victims of violence will not have access to lifesaving services and resources. the fact is people have come together from the senate. the house agrees with their bipartisan position. the president stands ready to sign t it's just the house republicans that are odd people out on this. it's hard to understand why you think some people are all. it's not. that's why it's really important to reject the house version and support the senate version. with that i'm pleased to yield to the gentleman fromp california, member of our freshman class, a former prosecutor. the speaker pro tempore: how much time? ms. pelosi: one minute. the speaker pro tempore: the gentleman from california is recognized for one minute. >> thank you, madam speaker. violence against women and preventing against women means preventing violence against all women, especially those from the
lgbt community, especially those from the immigrant community. i'm here to support the bipartisan senate bill that was passed. and oppose the house amendment. i was a prosecutor in alameda county for seven years. i worked day in, day out with women who came in as violence victims. people who had been battered. it's only because of the vawa, violence against women funding that we have in our office that allowed our victim advocates to provide them with the emotional and physical service these needed that we could even begin to put them on the track of healing. only because of this funding. so right now it is incumbent upon us to make sure that this funding is available as we move forward to all women. mr. swalwell: all women. violence against all women must be protected and we must have funding that shows that we will go aggressively after their abusers and support our law enforcement and their efforts to do that.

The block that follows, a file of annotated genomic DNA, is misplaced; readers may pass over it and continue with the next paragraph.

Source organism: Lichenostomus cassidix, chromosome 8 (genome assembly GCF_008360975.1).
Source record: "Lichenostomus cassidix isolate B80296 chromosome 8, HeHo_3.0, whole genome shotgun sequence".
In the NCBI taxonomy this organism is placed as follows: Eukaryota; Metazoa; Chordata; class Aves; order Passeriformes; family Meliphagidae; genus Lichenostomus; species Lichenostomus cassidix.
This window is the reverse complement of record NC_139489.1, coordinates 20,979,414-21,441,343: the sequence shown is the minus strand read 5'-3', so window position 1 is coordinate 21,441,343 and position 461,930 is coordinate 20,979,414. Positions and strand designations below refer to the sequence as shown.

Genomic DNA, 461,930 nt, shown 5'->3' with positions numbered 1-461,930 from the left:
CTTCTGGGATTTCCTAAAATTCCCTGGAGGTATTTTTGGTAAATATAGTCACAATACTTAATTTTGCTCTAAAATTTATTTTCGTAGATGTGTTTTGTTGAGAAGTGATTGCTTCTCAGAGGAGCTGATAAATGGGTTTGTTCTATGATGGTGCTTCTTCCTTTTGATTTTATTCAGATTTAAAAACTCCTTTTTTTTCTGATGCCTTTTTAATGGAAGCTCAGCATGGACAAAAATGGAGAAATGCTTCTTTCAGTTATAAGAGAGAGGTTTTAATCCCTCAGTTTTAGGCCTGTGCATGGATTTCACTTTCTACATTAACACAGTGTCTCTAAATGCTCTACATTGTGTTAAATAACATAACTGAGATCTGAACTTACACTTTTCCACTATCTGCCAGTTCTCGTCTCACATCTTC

today's bipartisan bill gives us an opportunity to show that this house can do big things when we work together. thank you. the speaker pro tempore: the gentleman's time has expired. the gentlelady from california reserves. the gentlewoman from washington is recognized. mrs. mcmorris rodgers: thank you, madam speaker. i would just ask my colleagues on the other side of the aisle to please point to anywhere in the house bill that coverage for anyone who is denied, to specifically state where the coverage denied. the house covers all victims. this bill does not exclude anyone for any characteristic. not only does the bill specifically prohibit discrimination, it directs the attorney general to make a rule regarding anti-discrimination efforts as he sees fit. moreover, the stop grant is re-authorized to permit funding to go toward men as well as women. the house bill enhances protections for native american women. the house bill requires the justice department to cross
designate tribal prosecutors as federal prosecutors in 10 federally recognized indian courts -- tribes. this allows tribal prosecutors to move forward more quickly in federal court. the house bill provides a constitutional round for indian tribes to prosecute nonindian offenders against native american women. this is critical for victims to assure defenders do not have their convictions overturned. the house bill contains increased accountability provisions. the house bill mandates better coordination among grantees and federal employees to ensure money is spent effectively and efficiently. this is in response of allegation of a miss use of funds. it limits administrative expenses and salaries to 5%. ensuring that money goes to victims and law enforcement. this ensures that money goes to victims not bureaucrats. at this time i'm happy to yield to a champion for all human rights, the gentleman from new jersey, two minutes.